I started this painting - well, let me rephrase that - I started painting Daniel in early January. I have painted him three times. Make that four times. It's just that this painting, the one you see here, is one I've worked on twice so I think that makes it four times.
Anyway, the first painting I did that I told you I WAS NOT posting was the first one I painted of him. This one, well, I'm happier with.
And each time I came to the easel to paint Daniel the song that came to my head repeatedly was "Wild Montana Skies" by John Denver. A singer and a songwriter that Daniel's mother has loved as I do. And, Daniel, right now is out in Montana hiking and working and living and breathing in the crisp cold air of the mountains. And I am jealous and happy all at the same time.
I'm leaving you here with the refrain from that song:
"Oh Montana, give this child a home
Give him the love of a good family and a woman of his own
Give him a fire in his heart, give him a light in his eyes
Give him the wild wind for a brother and the wild Montana skies"
If you've been following along all during the month of January you know that I set out to paint 30 paintings in 30 days. This morphed over the month into drawing and painting almost every day. Initially when I set out to do this challenge the practical side of me said, you can't have everyday for painting, what about that husband and those two kids you've got. Oh yeah, them. So, the weekends were for family and I chose to paint for about 4 hours a day. I suppose I knew at the beginning it would be 30 days minus 8 days which brings me down to 22 actual painting (and drawing) days. And, by the way, laundry was washed, people were fed, bills were paid, and a house was painted in the middle of all of this (yes, I paint walls, too). Not too bad.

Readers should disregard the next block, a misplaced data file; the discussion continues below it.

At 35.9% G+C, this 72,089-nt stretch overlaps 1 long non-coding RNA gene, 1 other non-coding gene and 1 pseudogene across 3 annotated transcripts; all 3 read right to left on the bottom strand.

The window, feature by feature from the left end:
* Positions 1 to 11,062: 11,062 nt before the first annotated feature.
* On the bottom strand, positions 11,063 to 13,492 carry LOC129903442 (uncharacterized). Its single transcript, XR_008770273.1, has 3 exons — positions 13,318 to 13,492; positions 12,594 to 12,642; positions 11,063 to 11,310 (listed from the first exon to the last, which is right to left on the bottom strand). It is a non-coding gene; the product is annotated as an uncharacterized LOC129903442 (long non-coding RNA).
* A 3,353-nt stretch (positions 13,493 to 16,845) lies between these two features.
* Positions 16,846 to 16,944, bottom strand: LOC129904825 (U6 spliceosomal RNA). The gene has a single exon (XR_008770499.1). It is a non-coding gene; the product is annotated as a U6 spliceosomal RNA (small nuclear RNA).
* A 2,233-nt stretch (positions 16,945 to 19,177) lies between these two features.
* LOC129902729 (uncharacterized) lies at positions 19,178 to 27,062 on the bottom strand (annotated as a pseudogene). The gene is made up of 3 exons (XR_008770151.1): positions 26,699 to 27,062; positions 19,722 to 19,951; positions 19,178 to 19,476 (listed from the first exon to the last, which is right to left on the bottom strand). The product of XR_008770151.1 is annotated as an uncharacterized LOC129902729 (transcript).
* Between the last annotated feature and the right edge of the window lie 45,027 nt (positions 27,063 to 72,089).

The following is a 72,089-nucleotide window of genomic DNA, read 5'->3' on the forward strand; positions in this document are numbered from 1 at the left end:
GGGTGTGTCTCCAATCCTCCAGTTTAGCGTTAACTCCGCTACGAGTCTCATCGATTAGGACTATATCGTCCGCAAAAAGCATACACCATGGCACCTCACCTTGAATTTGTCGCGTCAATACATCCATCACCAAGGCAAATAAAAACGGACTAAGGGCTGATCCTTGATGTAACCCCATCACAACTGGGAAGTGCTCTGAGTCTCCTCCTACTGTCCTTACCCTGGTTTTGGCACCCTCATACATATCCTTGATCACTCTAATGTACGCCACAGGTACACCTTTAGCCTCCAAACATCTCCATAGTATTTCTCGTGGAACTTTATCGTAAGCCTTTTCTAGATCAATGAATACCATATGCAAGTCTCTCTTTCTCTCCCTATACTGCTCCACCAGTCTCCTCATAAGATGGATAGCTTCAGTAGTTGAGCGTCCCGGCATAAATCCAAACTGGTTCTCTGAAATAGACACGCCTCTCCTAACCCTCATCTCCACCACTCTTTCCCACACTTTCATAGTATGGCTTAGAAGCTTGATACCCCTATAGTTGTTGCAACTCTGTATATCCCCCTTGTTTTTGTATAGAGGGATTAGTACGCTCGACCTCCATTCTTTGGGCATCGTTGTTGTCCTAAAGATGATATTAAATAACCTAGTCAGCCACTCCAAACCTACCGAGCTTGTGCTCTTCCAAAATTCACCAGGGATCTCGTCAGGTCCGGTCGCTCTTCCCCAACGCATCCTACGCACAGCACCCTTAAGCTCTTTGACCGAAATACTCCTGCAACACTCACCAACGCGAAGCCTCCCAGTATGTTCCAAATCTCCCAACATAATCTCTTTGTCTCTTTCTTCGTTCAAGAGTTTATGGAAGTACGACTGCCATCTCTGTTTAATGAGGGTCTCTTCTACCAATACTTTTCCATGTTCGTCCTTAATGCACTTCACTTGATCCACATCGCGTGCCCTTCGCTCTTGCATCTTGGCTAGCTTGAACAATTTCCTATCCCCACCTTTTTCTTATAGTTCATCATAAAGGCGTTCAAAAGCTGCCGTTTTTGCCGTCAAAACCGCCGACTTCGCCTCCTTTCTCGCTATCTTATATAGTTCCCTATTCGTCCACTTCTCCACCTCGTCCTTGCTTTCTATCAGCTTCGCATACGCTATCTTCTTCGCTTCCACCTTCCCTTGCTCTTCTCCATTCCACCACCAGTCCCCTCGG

So, where did I get and what did I accomplish?
Well, I managed to get my large and a little obnoxious and funny family to go along with my plan from the get go. All these faces you've seen are of my nieces and nephews and my own two kids. And there's many more to go. AND, I know that some of my peeps are out there still waiting to see their faces pop up in my IG feed. Just stay in line and I'll get to you people!
As for the work, I created 10 drawings. I completed 7 paintings. I attempted 3 additional paintings but scraped them down or wiped them away completely. So, in total, I created 20 pieces and 3 were deemed terrible. Good riddance to those.
Next step~ well, that's the Portrait Painting Project that I've already started. I asked for volunteers to be a part of the project and I'm in the process of going out and photographing non-family - although they all sort of feel like family to me. Which is pretty great. I'll start painting their portraits begining next week. Can't wait.
So, stick around and keep following me here on the blog and through my IG @NanciTheArtist.
One more day. That's it. One more day in the 30 day challenge. Hard to believe I'm near the end of the month. I have learned alot and I haven't learned all there is to know.